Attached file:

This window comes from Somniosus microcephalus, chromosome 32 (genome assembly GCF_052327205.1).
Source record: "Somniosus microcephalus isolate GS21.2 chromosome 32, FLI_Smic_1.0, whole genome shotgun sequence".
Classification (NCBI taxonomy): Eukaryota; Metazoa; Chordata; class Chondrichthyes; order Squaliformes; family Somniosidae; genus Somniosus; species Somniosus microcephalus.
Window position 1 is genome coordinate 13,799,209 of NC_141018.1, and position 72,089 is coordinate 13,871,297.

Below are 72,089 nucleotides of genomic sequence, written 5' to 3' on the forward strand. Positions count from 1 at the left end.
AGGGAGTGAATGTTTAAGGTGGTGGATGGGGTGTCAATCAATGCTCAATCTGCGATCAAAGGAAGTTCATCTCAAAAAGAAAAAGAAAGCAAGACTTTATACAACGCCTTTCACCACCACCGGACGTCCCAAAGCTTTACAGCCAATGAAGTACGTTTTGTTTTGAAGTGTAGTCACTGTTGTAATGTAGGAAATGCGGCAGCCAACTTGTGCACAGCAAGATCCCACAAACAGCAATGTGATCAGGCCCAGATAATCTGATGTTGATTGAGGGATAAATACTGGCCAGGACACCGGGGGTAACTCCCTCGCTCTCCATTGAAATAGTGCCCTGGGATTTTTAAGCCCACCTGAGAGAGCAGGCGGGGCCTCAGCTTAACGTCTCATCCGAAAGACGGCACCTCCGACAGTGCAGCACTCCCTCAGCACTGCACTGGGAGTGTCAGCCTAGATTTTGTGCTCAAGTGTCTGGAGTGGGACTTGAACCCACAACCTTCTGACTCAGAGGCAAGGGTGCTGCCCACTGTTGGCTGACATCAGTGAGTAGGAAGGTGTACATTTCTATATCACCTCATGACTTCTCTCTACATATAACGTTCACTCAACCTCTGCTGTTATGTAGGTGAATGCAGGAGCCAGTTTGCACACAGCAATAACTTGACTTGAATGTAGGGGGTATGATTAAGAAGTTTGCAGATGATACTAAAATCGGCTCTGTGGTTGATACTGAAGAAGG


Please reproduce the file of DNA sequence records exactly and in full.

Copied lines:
This window comes from Somniosus microcephalus, chromosome 32 (genome assembly GCF_052327205.1).
Source record: "Somniosus microcephalus isolate GS21.2 chromosome 32, FLI_Smic_1.0, whole genome shotgun sequence".
Classification (NCBI taxonomy): Eukaryota; Metazoa; Chordata; class Chondrichthyes; order Squaliformes; family Somniosidae; genus Somniosus; species Somniosus microcephalus.
Window position 1 is genome coordinate 13,799,209 of NC_141018.1, and position 72,089 is coordinate 13,871,297.

Below are 72,089 nucleotides of genomic sequence, written 5' to 3' on the forward strand. Positions count from 1 at the left end.
AGGGAGTGAATGTTTAAGGTGGTGGATGGGGTGTCAATCAATGCTCAATCTGCGATCAAAGGAAGTTCATCTCAAAAAGAAAAAGAAAGCAAGACTTTATACAACGCCTTTCACCACCACCGGACGTCCCAAAGCTTTACAGCCAATGAAGTACGTTTTGTTTTGAAGTGTAGTCACTGTTGTAATGTAGGAAATGCGGCAGCCAACTTGTGCACAGCAAGATCCCACAAACAGCAATGTGATCAGGCCCAGATAATCTGATGTTGATTGAGGGATAAATACTGGCCAGGACACCGGGGGTAACTCCCTCGCTCTCCATTGAAATAGTGCCCTGGGATTTTTAAGCCCACCTGAGAGAGCAGGCGGGGCCTCAGCTTAACGTCTCATCCGAAAGACGGCACCTCCGACAGTGCAGCACTCCCTCAGCACTGCACTGGGAGTGTCAGCCTAGATTTTGTGCTCAAGTGTCTGGAGTGGGACTTGAACCCACAACCTTCTGACTCAGAGGCAAGGGTGCTGCCCACTGTTGGCTGACATCAGTGAGTAGGAAGGTGTACATTTCTATATCACCTCATGACTTCTCTCTACATATAACGTTCACTCAACCTCTGCTGTTATGTAGGTGAATGCAGGAGCCAGTTTGCACACAGCAATAACTTGACTTGAATGTAGGGGGTATGATTAAGAAGTTTGCAGATGATACTAAAATCGGCTCTGTGGTTGATACTGAAGAAGG